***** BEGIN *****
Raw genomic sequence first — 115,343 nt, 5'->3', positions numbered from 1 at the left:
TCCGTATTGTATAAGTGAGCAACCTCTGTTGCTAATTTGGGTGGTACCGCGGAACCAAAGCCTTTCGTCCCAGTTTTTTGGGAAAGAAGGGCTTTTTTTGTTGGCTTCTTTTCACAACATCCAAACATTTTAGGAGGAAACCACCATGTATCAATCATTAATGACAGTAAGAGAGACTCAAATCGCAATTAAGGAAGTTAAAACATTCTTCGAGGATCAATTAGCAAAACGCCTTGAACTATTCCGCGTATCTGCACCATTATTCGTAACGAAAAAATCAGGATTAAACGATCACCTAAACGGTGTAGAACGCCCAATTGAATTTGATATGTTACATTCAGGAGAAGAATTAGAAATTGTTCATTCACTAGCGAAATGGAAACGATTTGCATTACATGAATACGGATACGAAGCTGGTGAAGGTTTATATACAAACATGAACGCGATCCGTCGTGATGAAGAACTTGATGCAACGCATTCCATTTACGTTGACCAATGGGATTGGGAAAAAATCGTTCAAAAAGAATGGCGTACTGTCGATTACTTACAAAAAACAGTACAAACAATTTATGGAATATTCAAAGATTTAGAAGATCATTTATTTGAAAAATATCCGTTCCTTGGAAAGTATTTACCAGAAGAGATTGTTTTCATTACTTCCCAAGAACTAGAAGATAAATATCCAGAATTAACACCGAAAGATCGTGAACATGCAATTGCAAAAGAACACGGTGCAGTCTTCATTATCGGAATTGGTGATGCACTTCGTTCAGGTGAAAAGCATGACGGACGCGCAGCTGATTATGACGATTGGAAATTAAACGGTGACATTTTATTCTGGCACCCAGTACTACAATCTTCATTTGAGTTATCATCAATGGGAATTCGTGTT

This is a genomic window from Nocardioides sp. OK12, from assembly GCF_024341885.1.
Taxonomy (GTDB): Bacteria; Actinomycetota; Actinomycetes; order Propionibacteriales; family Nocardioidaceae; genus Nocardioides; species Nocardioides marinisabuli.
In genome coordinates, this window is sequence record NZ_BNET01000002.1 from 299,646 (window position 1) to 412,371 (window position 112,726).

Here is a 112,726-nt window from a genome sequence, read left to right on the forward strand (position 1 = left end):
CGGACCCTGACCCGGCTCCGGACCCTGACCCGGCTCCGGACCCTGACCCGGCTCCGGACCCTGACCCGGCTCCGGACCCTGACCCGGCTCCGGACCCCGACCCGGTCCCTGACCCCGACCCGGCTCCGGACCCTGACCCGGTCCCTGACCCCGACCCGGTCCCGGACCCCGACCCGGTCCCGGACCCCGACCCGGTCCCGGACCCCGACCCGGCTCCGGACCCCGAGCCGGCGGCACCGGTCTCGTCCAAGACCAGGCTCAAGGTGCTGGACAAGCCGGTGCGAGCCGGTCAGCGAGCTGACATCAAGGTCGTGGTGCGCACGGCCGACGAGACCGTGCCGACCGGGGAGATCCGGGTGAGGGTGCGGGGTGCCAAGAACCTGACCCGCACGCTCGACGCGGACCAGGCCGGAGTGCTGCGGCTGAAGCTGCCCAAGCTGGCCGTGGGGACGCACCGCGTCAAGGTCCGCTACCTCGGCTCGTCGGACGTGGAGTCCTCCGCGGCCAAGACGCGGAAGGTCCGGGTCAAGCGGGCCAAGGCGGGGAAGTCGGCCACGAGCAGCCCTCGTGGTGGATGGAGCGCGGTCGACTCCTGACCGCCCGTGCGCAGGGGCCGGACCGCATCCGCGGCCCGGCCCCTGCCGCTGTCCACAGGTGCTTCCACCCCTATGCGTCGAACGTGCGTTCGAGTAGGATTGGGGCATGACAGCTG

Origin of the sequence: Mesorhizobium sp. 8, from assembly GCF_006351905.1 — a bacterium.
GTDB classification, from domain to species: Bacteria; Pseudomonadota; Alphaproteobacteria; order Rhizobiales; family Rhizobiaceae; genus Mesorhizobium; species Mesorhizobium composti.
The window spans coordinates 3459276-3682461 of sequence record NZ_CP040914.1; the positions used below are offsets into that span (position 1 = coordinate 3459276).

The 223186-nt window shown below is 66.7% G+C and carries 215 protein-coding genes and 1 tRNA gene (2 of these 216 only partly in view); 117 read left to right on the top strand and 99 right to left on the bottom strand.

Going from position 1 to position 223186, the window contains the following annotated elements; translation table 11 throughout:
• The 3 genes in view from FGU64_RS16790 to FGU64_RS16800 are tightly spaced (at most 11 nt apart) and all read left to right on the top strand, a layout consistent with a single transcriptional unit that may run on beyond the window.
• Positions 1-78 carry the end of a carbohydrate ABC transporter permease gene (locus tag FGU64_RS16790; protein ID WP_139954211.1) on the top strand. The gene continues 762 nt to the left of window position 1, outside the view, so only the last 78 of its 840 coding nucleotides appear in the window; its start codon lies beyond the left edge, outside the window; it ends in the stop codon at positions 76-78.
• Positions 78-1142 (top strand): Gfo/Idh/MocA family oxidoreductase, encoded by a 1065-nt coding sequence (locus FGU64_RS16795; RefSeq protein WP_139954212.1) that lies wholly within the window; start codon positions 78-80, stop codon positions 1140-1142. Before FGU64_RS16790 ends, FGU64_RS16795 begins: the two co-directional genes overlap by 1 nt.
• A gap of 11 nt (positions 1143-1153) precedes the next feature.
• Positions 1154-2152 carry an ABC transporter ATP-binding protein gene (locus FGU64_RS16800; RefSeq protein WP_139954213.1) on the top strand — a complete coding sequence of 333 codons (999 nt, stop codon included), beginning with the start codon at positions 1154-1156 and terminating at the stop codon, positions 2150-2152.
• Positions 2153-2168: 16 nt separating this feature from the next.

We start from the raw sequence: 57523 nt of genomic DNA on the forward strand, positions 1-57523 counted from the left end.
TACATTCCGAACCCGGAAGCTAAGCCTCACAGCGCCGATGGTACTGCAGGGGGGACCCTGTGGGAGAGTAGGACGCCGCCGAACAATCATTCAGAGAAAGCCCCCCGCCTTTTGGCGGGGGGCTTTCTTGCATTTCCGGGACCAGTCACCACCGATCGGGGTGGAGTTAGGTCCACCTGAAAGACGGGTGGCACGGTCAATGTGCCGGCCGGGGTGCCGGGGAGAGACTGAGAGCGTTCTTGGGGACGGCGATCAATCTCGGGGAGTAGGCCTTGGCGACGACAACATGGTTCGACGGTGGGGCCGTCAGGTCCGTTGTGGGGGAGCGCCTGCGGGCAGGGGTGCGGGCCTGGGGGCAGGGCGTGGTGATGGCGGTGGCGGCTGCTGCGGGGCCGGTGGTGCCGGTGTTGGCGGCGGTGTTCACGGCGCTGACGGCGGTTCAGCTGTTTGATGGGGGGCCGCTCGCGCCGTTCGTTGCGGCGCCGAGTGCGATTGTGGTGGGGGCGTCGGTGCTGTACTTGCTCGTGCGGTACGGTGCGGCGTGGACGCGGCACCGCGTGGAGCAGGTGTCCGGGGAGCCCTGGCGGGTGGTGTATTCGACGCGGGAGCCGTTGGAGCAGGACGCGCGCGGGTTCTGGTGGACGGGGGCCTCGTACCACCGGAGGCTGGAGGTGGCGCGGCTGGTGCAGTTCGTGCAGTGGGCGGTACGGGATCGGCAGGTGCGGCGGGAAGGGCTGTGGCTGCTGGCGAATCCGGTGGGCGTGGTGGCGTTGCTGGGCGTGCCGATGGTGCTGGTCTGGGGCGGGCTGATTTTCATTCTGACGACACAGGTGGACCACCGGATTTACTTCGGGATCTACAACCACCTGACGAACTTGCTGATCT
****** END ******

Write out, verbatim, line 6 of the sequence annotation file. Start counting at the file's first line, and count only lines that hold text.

Here is a 112,726-nt window from a genome sequence, read left to right on the forward strand (position 1 = left end):